Let’s just say the kids are learning some interesting vocabulary words this quarter.
I can’t even imagine if I was working from home on top of all this. Seriously, I feel for those parents. I’m in the best of circumstances as a stay at home mom, and one who supposedly knows how to teach people things. I’m also so grateful that Neil’s job is secure, that we have health insurance, and that we’ve stayed healthy thus far. I’m grateful that we don’t have underlying health conditions. I’m grateful that we live in a state that took early action to fight the spread. And I’m grateful for the many chances we have to connect with people virtually. We’ll get through this, we’ll move to our new house, and who knows? Maybe some day we’ll even be able to visit our neighbors again.
How crazy is this social isolating / home schooling making you? What are you grateful for in the midst of it?
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Last summer, we shared about wondering whether to Love It or List It. We also brainstormed ideas to make our home work better for us. We did a minor living room makeover–clearing out large furniture and getting new carpet. We expanded our storage area by making a “shed” under our deck. Lastly, we started using our 4th bedroom on the lower level to better make use of our space.
In addition to tweaking our use of space, I’ve tried to do what I can to build community in our neighborhood, and to schedule play dates with friends from school. But it’s just not the same as spontaneous backyard play.
Eight months later, we are strongly leaning toward listing it, but it has more to do with location than our home. That said, we have a much clearer sense of our wants and needs than we did 10 years and 3 kids ago.
By any standard, we have a nice house in a good neighborhood. But long story short, we’d like to live in a neighborhood with more young families. Our block once enjoyed close community with lots of little kids, but this has proved transient. We really miss that vibe, and I know we can regain it in nearby neighborhoods that are less transient and are home to countless young families, including many we already know.
Will people move away wherever we live? Absolutely. But these neighborhoods were designed with young families in mind, with larger homes, community playgrounds, and walking paths. Google Earth reveals playgrounds and trampolines in most yards. And we’ve been watching home sales in these neighborhoods for years, and there are a lot fewer sales in these areas compared with ours. So we may need to wait a bit to find what we want.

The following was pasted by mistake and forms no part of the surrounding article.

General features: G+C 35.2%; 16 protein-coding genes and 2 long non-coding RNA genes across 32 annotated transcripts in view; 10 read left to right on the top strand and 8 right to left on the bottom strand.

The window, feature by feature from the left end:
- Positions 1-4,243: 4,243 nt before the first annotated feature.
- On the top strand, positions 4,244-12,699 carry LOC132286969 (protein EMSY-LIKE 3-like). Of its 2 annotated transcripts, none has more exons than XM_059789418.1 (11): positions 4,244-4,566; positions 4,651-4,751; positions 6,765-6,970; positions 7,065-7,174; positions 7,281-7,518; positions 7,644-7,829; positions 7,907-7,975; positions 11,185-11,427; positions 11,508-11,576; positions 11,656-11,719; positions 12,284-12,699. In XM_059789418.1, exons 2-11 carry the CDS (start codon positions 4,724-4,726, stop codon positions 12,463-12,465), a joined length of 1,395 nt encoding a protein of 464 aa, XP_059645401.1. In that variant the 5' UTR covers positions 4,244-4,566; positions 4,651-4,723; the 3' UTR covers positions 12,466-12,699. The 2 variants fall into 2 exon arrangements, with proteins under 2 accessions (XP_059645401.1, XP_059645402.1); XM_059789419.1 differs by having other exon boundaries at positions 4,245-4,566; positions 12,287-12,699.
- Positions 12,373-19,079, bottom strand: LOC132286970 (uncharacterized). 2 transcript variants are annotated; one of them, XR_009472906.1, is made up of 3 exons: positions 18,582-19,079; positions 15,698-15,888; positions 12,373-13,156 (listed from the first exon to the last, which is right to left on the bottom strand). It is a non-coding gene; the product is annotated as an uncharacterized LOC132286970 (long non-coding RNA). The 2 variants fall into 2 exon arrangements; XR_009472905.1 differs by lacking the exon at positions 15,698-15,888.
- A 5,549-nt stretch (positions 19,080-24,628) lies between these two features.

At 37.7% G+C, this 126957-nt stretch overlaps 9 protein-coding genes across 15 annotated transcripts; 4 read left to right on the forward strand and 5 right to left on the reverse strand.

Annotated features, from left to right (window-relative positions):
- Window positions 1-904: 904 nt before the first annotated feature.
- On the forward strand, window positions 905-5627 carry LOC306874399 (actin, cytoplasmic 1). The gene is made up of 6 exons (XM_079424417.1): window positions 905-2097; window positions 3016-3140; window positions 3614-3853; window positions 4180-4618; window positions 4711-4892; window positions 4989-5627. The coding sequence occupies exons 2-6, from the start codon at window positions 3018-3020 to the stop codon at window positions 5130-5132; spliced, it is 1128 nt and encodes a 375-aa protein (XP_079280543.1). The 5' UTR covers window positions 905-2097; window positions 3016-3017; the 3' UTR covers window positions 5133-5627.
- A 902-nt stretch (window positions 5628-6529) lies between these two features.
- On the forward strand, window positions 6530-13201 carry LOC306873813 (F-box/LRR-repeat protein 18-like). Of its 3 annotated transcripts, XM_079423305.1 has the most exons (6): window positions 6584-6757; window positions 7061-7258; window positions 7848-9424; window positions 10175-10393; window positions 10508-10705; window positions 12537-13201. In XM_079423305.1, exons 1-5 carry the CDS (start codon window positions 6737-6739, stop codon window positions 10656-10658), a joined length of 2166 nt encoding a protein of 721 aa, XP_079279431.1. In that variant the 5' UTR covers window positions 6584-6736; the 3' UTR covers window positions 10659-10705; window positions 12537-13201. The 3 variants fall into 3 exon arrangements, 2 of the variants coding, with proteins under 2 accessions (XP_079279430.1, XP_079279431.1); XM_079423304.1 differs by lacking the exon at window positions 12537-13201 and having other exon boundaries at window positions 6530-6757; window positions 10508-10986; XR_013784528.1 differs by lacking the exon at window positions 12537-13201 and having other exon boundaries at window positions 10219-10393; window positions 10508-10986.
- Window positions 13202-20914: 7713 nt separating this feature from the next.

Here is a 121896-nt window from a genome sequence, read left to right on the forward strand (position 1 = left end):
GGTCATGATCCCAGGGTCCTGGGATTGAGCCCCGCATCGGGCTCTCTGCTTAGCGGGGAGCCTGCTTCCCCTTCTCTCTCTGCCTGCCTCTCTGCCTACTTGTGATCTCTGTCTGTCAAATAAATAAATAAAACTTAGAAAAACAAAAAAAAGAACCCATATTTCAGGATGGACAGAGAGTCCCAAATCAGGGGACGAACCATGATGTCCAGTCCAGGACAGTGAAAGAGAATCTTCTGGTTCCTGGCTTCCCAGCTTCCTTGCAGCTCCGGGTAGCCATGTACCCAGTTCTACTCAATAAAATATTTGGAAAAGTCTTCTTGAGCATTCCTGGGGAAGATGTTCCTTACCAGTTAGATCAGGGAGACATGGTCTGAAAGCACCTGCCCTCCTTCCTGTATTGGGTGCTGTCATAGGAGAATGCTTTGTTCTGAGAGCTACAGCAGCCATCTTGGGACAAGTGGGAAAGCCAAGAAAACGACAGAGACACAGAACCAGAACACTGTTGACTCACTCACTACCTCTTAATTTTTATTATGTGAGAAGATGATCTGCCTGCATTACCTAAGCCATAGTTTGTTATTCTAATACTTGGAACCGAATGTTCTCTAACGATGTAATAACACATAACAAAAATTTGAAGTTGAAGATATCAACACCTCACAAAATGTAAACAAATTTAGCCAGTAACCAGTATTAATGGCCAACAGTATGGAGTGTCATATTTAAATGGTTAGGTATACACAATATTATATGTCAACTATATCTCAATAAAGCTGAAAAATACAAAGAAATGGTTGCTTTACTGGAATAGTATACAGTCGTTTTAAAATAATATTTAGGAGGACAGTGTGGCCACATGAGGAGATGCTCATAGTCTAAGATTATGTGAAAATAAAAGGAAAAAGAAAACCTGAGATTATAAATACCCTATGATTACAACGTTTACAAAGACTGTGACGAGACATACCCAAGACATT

The recent comps in our neighborhood have been strong and therefore it seems like a good time to sell. We’ll pay more for our new home in a thriving market, but because of our equity we can get the kind of upgrade we’d like for a reasonable amount.
This decision has been very conflicting for me, and at times I still wonder if we’re out of our minds. Should we really go through the hassle and expense just to move 1-2 miles? Do we really need a bigger house in a different neighborhood? I’ve concluded that no, we don’t need these, but we would really like more space and more community. One mom from a target neighborhood recently told me her kindergartener goes on a daily walk around the block with her friends. That’s the kind of neighborhood we want to live in, and the type of childhood we want for our kids. I’ve finally seen that it is worth the (one-time) effort and the price to gain these during this season of our lives.
Another thing I’ve wrestled with A LOT is my aversion to excess. I don’t want a too-big house. I don’t want to pay for it, maintain it, or clean it. I love efficiency, and our current home is very efficient. The houses in our desired neighborhoods simply are larger. While I don’t want excess, I can see many uses for more space (and storage!) as our kids and their friends get older.
For a long time I felt like it was somehow morally wrong to say we want more when we already have so much, and others have so little. And greed and materialism are huge risks in our culture. At the same time, I’ve realized it’s not immoral to seek more community and more living space, which we’d love to use in serving that community. And while we won’t be buying another bi-level, there’s a pretty good chance we’ll purchase a house less updated than ours, in order to afford a home in our desired neighborhoods. So it’s not necessarily about getting a “better” house.
What is on my wist list for a different home? It’s pretty simple. Four bedrooms, a larger living or family room, and a pantry. A sun room and fireplace would be great, since those are favorite features of our current house. But I won’t hold my breath. Oh, and not a bi-level. That shouldn’t be too hard, right?
Financially, the biggest trade off would be waiting up to two more years till early retirement, an opportunity cost we’ve calculated, weighed, and found worth it. Also, a home purchase in these neighborhoods will almost certainly appreciate much better than our current place.
Logistically, our plan is to move first, then finish fixing up ours (lots of painting!) and get it on the market. I cannot imagine getting our house ready to sell and show with 3 kids still living here. We’d do it if we had to, but since homes are moving quickly and we can afford to, we won’t do that to ourselves.
Overall, I feel very grateful for our current home and the community we have enjoyed. Making this move from a place of contentment is important. I know a different house won’t ultimately make me happier or make life magically easier. Starting over with new neighbors will take time and effort, and sometimes won’t work out. And there is a chance we won’t find something that checks the boxes in our price range. I’ll be content either way.